Politicians should drop doublespeak about costs for fixing climate change
Amid warnings that policies will be crippling, schemes are sold as a near-utopia that all nations will rush to embrace
The climate conversation embodies two blatantly contradictory claims.
On the one hand, experts warn that promised climate policies will be economically crippling. The International Energy Agency (IEA) states in a report that achieving net-zero in 2050 is likely to be “the greatest challenge humankind has ever faced”. That is a high bar, surpassing World War 2, the black plague and Covid-19.
On the other, hand-waving politicians sell net-zero climate schemes as a near-utopia that every nation will rush to embrace. As John Kerry, US president Biden’s climate envoy, told world leaders gathered at his climate summit in April: “No-one is being asked for a sacrifice.”
Both of these claims can’t be true. Yet they are often espoused by the same climate campaigners in different parts of their publicity cycle. The tough talk strives to shake us into action, and the promise of rainbows hides the political peril when the bills come due.
George Orwell called this willingness to espouse contradictory claims doublethink. It is politically expedient and gets climate-alarmed politicians re-elected. But if we want to fix climate change we need honesty. Currently promised climate policies will be incredibly expensive. While they will deliver some benefits, their costs will be much higher than these.
Yes, climate change is real and man-made, and it should be fixed smartly. But we don’t because climate impacts are often vastly exaggerated, leaving us panicked. The UN Climate Panel estimates that if we do nothing, climate damages in 2100 will be equivalent to 2.6% of global GDP. That is a problem, not the end of the world.
When Kerry and many other politicians insist climate policies mean no sacrifice, they are clearly dissembling
Most people think the damage will be much more significant because climate news only reports the worst outcomes. Remember how we were repeatedly told 2020’s Atlantic hurricane season was the worst yet? The reporting ignored that almost everywhere else, hurricane intensity was feeble, making 2020 one of the globally weakest in satellite history. And even within the Atlantic 2020 ranked 13th.
When Kerry and many other politicians insist climate policies mean no sacrifice, they are clearly dissembling. In the UN Climate Panel’s overview, all climate policies have real costs. Why else would we need recurrent climate summits to arm-twist unwilling politicians to ever-greater promises?
The IEA’s new net-zero report contains many concrete examples of sacrifices. By 2050 we will have to live with much lower energy consumption than now. Despite being richer, the average global person will be allowed less energy than the current average poor. We will all be allowed less than the average Albanian used in the 1980s. We will also have to accept shivering in winter at 19°C and sweltering in summer at 26°C, curtailed highway speeds and fewer people allowed to fly.
But climate policy sacrifices could still make sense if their costs were lower than the achieved climate benefits. If we could avoid all of the 2.6% climate damage for, say, 1% sacrifice, that would be a good outcome. This is common sense and the core logic of the world’s only climate economist to win the Nobel prize in 2018. Smart climate policy costs little and reduces climate damages a lot.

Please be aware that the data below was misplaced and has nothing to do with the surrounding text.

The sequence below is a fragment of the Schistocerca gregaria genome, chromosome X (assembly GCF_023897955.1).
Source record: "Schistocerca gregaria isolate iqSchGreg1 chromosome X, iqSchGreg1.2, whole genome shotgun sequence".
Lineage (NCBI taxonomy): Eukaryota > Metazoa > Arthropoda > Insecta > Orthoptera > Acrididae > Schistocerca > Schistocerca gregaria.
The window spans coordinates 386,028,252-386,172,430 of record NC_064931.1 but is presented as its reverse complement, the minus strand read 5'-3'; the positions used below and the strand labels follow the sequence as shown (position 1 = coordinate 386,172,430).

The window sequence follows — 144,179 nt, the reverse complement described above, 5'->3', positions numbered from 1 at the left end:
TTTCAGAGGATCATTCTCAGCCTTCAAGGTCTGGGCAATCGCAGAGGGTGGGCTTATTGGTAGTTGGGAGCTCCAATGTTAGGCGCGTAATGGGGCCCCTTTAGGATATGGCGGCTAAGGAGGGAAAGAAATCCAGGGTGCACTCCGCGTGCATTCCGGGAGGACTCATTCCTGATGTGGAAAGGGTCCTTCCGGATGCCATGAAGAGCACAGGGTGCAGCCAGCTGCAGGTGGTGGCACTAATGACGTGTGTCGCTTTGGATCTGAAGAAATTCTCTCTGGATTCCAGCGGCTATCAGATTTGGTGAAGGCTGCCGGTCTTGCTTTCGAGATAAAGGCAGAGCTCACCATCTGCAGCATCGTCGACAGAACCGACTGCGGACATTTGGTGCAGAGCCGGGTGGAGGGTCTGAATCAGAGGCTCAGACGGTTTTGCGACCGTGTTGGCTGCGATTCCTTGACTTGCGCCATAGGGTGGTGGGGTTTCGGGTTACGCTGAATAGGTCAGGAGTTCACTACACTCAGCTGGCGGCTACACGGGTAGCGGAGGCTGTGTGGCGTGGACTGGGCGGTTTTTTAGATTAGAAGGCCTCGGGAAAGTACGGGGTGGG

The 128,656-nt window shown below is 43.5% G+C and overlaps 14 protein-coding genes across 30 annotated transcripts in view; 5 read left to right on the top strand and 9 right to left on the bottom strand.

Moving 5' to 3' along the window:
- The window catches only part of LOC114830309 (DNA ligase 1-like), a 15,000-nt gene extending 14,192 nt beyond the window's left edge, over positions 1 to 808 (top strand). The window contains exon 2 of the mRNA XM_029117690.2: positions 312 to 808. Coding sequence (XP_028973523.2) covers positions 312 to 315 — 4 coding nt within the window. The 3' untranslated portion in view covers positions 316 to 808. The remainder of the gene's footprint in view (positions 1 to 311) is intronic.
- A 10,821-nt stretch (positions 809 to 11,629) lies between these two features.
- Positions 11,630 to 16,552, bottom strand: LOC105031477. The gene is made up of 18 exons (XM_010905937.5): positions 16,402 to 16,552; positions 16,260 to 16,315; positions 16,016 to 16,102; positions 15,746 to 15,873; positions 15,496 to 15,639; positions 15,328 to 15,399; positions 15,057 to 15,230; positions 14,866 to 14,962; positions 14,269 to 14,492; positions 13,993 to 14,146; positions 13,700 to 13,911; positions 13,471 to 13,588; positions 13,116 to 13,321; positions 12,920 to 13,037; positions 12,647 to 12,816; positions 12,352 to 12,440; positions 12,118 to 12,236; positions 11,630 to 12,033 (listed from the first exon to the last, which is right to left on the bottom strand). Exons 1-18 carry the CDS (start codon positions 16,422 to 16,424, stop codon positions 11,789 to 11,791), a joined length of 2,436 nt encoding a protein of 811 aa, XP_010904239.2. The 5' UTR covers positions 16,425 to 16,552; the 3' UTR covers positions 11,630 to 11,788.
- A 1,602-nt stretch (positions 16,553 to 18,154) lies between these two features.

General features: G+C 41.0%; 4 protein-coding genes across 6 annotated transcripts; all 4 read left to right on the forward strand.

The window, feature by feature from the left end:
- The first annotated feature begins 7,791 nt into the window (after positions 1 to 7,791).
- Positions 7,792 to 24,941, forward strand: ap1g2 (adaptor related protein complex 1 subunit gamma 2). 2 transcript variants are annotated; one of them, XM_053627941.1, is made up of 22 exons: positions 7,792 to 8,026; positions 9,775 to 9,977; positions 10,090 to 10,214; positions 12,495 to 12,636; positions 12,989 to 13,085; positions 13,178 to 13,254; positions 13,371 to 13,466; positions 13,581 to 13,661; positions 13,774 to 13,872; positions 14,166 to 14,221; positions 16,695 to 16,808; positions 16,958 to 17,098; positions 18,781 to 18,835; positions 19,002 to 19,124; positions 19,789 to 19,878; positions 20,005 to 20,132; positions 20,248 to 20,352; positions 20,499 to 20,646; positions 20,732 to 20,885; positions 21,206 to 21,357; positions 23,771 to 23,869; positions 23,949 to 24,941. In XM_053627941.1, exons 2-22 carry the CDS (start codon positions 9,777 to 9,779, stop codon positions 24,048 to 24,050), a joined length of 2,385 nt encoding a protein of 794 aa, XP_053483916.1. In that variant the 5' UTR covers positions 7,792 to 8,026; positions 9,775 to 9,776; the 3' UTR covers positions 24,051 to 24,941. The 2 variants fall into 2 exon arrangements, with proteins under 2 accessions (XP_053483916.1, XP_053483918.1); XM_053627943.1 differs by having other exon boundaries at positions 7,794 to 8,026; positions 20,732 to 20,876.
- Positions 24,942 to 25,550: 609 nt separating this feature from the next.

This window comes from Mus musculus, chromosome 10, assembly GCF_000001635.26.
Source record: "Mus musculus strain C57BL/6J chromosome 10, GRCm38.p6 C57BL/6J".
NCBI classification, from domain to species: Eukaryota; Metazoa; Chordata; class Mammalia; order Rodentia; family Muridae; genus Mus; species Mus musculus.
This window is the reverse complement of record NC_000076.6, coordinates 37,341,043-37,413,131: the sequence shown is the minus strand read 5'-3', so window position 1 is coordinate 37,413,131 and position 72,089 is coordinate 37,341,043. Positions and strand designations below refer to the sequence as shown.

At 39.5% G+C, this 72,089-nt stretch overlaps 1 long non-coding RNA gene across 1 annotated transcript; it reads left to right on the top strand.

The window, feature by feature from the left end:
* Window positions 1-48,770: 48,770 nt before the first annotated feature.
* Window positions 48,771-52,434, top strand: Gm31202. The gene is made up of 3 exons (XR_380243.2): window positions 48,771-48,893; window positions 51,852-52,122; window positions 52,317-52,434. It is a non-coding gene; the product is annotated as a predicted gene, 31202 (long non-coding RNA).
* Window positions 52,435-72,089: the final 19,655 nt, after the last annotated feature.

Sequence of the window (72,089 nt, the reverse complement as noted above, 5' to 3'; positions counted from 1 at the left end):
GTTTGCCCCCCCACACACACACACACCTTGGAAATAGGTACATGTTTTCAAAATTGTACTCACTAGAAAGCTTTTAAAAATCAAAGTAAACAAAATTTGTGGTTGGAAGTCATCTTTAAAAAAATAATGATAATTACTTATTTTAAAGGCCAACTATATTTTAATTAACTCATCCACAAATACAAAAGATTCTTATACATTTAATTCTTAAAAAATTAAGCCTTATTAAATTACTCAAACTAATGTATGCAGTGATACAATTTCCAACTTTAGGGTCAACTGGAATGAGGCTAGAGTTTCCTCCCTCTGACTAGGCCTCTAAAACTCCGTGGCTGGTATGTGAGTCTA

The current doublethink delivers the reverse outcome. One new peer-reviewed study finds the cost of net-zero just after 2060 — much later than what most politicians promise — will cost us more than 4% of GDP already in 2040, or about $5-trillion annually. And this assumes globally co-ordinated carbon taxes. Otherwise, costs will more than double. Paying 8% or more to avoid part of 2.6% damages half a century later is just bad economics.
It is also implausible politics. Just for China, the cost of going net-zero exceeds 7%-14% of its GDP. Instead, China uses green rhetoric to placate Westerners but aims for development, with 247 new coal-fired power plants. For the first time China now emits more greenhouse gases than the entire rich world.
Most other poorer countries are hoping to follow China’s rapid ascendance. At a recent climate conference, where dozens of high-level delegates dutifully lauded net-zero, India went off-script. With other participants squirming, power minister Raj Kumar Singh inconveniently blurted out the truth: net-zero “is just pie in the sky”. He added that developing countries will want to use more and more fossil fuels and “you can’t stop them”.
If we push on with our climate doublethink rich people are likely to continue to wring their hands and aim for net-zero, even at considerable costs to their own societies. But three-quarters of future emissions come from poorer countries with more important development priorities of avoiding poverty, hunger and disease.
Like most great challenges humanity has faced we solve them not by pushing for endless sacrifices but through innovation. Covid-19 is fixed with vaccines, not unending lockdowns. To tackle climate change we need to ramp up investments in green energy innovation dramatically. Currently, increasing green energy requires huge subsidies, but if we could innovate its future price below fossil fuels, everyone would switch.
Innovation is the most sustainable climate solution. It is dramatically cheaper than current policies and demands fewer sacrifices while delivering benefits for most of the world’s population.
• Lomborg is president of the Copenhagen Consensus and visiting fellow at the Hoover Institution, Stanford University. His latest book is 'F‘alse Alarm: How Climate Change Panic Costs Us Trillions, Hurts the Poor, and Fails to Fix the Planet’.
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